Improve Quality Childhood Cancer Care in Uganda

by The International Network for Cancer Treatment and Research (INCTR)
Improve Quality Childhood Cancer Care in Uganda
Improve Quality Childhood Cancer Care in Uganda
Improve Quality Childhood Cancer Care in Uganda
Improve Quality Childhood Cancer Care in Uganda
Improve Quality Childhood Cancer Care in Uganda
Improve Quality Childhood Cancer Care in Uganda
Improve Quality Childhood Cancer Care in Uganda
Improve Quality Childhood Cancer Care in Uganda
Improve Quality Childhood Cancer Care in Uganda
Improve Quality Childhood Cancer Care in Uganda
Improve Quality Childhood Cancer Care in Uganda
Improve Quality Childhood Cancer Care in Uganda
Improve Quality Childhood Cancer Care in Uganda
Improve Quality Childhood Cancer Care in Uganda
Children Learning the Parts of the Body in English
Children Learning the Parts of the Body in English

In 2018, Joyce, a teacher with training in child psychology, opened the Rainbow Family Home School for children with cancer at St. Mary’s Hospital Lacor.  When she began working with the children, she observed that they were very sad because they felt rejected, unloved, and not valued. Their self-esteem was poor. She developed an educational curriculum that provided the children with lessons in reading, writing, mathematics, social studies, and basic English as well as lessons focused on health and hygiene. She also addressed the children's lack of self-esteem by integrating social and recreational activities to promote life-skill building so that the children could become more self-confident and feel comfortable interacting with each other. Although the hospital administrative and medical staff were initially reluctant to have the school, they soon realized what a difference it made to the children’s quality of life.    

Schools in Uganda were closed because of the global pandemic. St. Mary’s had to make necessary changes and implement procedures due to Covid-19. It was uncertain how the changes would impact the Rainbow Family Home School and the children. Fortunately, the hospital school was allowed to remain open, but it had to move to a nearby facility outside of St. Mary’s main campus to ensure that the hospital complied with government policies related to the need to reduce patient and visitor flow. It took the children some time to adjust to having their lessons at the new facility because they were used to having a classroom decorated with pictures and alphabets and having cupboards that stored their educational materials.  The children had to learn to observe standard operating procedures (SOPs) to minimize their risk of developing Covid-19.  The SOPs included the enforcement of strict hand washing, social distancing, avoidance of touching their noses, eyes, and mouths, and the use of masks for older children. They were a bit anxious at first, but with a thorough explanation about why the changes and SOPs were necessary, they settled in – thanks to Joyce. Children who returned for short stays or who required long stays at the hospital to avoid treatment delays were happy that the family home school remained open to enable them to continue with their studies since their schools at home were closed. This is a contrast to the days before the Rainbow Family Home School opened when the children received no education during lengthy hospital stays and missed going to school.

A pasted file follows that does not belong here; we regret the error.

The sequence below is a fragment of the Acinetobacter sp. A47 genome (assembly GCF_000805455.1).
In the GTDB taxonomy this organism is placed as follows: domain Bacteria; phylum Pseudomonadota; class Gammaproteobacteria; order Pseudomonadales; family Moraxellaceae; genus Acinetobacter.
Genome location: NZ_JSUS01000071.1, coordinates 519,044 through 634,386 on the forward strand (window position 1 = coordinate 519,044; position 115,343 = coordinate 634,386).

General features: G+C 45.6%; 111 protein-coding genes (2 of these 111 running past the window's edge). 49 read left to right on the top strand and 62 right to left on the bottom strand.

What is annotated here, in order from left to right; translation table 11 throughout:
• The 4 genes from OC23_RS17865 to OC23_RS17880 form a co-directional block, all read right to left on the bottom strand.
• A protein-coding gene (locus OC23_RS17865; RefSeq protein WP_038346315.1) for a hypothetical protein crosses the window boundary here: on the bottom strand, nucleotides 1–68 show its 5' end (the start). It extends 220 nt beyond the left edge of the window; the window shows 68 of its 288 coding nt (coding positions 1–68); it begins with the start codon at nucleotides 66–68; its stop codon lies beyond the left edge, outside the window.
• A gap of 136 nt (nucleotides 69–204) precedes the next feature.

Joyce has made an extraordinary contribution to improving the quality of the lives of children undergoing cancer treatment at St. Mary’s Hospital and has helped them to adapt to the challenges imposed by the global pandemic.  Your generous donations have made it possible to support her efforts and to provide the children with the educational materials and social and recreational activities needed during treatment that are so important to their overall sense of well-being.  Thank you again for supporting this project!      

     

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Abraham with His Mother
Abraham with His Mother

Abraham was admitted to our hospital, St. Mary’s Hospital Lacor in Gulu, Uganda in December of 2020. He came to our attention during an outreach session that our hospital held in his local community to raise awareness about childhood cancer. Abraham and his mother were immediately brought to St. Mary’s because he was obviously very ill.